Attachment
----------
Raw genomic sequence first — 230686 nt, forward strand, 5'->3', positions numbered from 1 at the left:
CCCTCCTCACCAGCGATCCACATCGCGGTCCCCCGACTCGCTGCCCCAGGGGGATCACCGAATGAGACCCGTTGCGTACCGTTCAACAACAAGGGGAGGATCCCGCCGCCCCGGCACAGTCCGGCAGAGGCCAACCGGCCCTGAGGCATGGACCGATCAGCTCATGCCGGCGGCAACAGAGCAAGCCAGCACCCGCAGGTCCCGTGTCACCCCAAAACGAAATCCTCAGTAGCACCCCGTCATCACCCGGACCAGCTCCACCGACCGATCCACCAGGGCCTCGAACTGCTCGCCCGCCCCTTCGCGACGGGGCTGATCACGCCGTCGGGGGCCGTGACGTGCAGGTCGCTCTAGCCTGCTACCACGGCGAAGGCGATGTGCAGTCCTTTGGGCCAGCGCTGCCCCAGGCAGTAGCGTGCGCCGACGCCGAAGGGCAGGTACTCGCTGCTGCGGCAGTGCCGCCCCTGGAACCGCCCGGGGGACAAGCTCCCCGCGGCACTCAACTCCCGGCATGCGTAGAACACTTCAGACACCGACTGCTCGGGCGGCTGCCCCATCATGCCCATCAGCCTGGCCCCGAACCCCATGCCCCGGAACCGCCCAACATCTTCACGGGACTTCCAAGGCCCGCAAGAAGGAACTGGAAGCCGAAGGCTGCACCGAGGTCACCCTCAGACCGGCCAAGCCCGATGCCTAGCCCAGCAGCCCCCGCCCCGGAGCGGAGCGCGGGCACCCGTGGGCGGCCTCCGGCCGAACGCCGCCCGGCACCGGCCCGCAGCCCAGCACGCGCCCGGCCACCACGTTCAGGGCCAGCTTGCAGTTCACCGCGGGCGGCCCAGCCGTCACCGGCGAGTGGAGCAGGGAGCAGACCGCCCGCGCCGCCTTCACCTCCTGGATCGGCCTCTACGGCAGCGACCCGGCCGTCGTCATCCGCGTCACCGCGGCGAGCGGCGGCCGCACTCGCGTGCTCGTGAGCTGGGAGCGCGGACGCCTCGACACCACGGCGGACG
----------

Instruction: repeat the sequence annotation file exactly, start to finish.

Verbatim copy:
Raw genomic sequence first — 230686 nt, forward strand, 5'->3', positions numbered from 1 at the left:
CCCTCCTCACCAGCGATCCACATCGCGGTCCCCCGACTCGCTGCCCCAGGGGGATCACCGAATGAGACCCGTTGCGTACCGTTCAACAACAAGGGGAGGATCCCGCCGCCCCGGCACAGTCCGGCAGAGGCCAACCGGCCCTGAGGCATGGACCGATCAGCTCATGCCGGCGGCAACAGAGCAAGCCAGCACCCGCAGGTCCCGTGTCACCCCAAAACGAAATCCTCAGTAGCACCCCGTCATCACCCGGACCAGCTCCACCGACCGATCCACCAGGGCCTCGAACTGCTCGCCCGCCCCTTCGCGACGGGGCTGATCACGCCGTCGGGGGCCGTGACGTGCAGGTCGCTCTAGCCTGCTACCACGGCGAAGGCGATGTGCAGTCCTTTGGGCCAGCGCTGCCCCAGGCAGTAGCGTGCGCCGACGCCGAAGGGCAGGTACTCGCTGCTGCGGCAGTGCCGCCCCTGGAACCGCCCGGGGGACAAGCTCCCCGCGGCACTCAACTCCCGGCATGCGTAGAACACTTCAGACACCGACTGCTCGGGCGGCTGCCCCATCATGCCCATCAGCCTGGCCCCGAACCCCATGCCCCGGAACCGCCCAACATCTTCACGGGACTTCCAAGGCCCGCAAGAAGGAACTGGAAGCCGAAGGCTGCACCGAGGTCACCCTCAGACCGGCCAAGCCCGATGCCTAGCCCAGCAGCCCCCGCCCCGGAGCGGAGCGCGGGCACCCGTGGGCGGCCTCCGGCCGAACGCCGCCCGGCACCGGCCCGCAGCCCAGCACGCGCCCGGCCACCACGTTCAGGGCCAGCTTGCAGTTCACCGCGGGCGGCCCAGCCGTCACCGGCGAGTGGAGCAGGGAGCAGACCGCCCGCGCCGCCTTCACCTCCTGGATCGGCCTCTACGGCAGCGACCCGGCCGTCGTCATCCGCGTCACCGCGGCGAGCGGCGGCCGCACTCGCGTGCTCGTGAGCTGGGAGCGCGGACGCCTCGACACCACGGCGGACG